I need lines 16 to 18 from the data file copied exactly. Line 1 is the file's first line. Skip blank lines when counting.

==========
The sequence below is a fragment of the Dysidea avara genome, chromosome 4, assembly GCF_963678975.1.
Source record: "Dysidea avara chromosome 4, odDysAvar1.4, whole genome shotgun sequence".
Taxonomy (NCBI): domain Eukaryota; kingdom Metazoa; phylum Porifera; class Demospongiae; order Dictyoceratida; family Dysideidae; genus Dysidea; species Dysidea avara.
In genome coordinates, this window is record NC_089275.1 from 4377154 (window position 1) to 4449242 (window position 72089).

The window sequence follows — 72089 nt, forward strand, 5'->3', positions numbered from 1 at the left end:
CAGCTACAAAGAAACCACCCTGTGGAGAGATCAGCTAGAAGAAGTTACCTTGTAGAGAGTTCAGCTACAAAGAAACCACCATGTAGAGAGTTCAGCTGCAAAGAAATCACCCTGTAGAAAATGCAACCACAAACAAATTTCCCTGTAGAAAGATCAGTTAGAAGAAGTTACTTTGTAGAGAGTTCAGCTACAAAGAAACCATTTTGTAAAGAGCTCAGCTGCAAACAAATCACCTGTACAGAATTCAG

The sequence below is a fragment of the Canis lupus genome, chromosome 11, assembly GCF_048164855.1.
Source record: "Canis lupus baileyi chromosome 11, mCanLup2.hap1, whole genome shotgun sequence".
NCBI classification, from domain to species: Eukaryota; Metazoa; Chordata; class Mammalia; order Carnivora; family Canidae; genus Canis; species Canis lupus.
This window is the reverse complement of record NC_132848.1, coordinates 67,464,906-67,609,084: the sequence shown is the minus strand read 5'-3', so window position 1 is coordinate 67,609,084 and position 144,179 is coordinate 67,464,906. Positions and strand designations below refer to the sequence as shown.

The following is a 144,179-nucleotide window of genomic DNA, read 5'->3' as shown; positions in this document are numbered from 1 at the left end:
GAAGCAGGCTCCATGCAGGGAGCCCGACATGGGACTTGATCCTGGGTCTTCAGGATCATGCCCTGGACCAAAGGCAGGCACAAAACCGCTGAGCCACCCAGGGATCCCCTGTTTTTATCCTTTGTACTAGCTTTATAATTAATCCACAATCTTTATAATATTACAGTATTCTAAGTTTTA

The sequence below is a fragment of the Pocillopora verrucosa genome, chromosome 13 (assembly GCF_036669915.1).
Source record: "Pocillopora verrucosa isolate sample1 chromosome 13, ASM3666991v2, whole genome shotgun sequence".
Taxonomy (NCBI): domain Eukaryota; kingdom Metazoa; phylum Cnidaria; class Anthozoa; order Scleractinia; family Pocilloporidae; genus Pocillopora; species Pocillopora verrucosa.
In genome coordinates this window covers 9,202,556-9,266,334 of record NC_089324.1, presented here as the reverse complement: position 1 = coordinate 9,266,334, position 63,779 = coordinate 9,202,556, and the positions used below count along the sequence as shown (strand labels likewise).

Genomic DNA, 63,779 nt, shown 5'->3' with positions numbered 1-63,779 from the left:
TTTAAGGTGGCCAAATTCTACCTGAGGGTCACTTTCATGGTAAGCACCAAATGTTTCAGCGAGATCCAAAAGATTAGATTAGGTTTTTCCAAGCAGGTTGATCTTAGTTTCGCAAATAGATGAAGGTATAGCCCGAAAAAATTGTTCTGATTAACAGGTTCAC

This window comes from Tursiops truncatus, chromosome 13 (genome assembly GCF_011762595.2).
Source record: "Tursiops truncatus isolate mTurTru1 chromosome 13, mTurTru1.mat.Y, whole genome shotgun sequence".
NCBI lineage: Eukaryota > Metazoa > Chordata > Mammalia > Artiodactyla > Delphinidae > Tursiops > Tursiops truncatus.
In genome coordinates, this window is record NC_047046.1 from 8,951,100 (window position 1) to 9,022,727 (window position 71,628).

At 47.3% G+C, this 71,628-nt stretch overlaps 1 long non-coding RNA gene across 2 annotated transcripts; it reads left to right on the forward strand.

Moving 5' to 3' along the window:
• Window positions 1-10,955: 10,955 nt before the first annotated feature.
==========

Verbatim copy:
In genome coordinates this window covers 9,202,556-9,266,334 of record NC_089324.1, presented here as the reverse complement: position 1 = coordinate 9,266,334, position 63,779 = coordinate 9,202,556, and the positions used below count along the sequence as shown (strand labels likewise).

Genomic DNA, 63,779 nt, shown 5'->3' with positions numbered 1-63,779 from the left:
TTTAAGGTGGCCAAATTCTACCTGAGGGTCACTTTCATGGTAAGCACCAAATGTTTCAGCGAGATCCAAAAGATTAGATTAGGTTTTTCCAAGCAGGTTGATCTTAGTTTCGCAAATAGATGAAGGTATAGCCCGAAAAAATTGTTCTGATTAACAGGTTCAC